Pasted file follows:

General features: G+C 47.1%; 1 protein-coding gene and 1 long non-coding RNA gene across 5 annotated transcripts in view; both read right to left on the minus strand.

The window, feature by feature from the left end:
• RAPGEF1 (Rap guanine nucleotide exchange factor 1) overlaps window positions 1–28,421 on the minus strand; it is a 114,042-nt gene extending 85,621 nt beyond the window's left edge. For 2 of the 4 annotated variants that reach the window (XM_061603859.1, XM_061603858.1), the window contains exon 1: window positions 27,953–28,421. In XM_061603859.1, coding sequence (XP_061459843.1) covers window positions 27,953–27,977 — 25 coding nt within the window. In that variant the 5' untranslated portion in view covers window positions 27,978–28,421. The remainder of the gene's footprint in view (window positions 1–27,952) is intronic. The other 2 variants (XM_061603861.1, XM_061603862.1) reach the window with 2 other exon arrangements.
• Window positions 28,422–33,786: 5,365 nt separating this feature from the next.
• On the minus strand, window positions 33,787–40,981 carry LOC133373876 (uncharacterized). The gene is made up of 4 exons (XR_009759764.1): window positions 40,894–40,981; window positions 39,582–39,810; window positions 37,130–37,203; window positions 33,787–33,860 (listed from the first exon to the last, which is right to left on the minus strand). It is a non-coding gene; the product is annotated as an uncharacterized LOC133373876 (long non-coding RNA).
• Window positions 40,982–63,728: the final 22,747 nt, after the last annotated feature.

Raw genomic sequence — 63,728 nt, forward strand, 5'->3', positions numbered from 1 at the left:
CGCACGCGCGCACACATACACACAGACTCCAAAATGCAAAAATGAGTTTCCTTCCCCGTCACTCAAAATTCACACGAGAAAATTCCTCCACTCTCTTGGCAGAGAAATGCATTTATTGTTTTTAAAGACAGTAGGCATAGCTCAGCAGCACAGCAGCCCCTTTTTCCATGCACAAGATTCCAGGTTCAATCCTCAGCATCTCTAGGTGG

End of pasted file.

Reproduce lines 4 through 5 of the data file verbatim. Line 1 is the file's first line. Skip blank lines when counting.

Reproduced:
• Window positions 28,422–33,786: 5,365 nt separating this feature from the next.
• On the minus strand, window positions 33,787–40,981 carry LOC133373876 (uncharacterized). The gene is made up of 4 exons (XR_009759764.1): window positions 40,894–40,981; window positions 39,582–39,810; window positions 37,130–37,203; window positions 33,787–33,860 (listed from the first exon to the last, which is right to left on the minus strand). It is a non-coding gene; the product is annotated as an uncharacterized LOC133373876 (long non-coding RNA).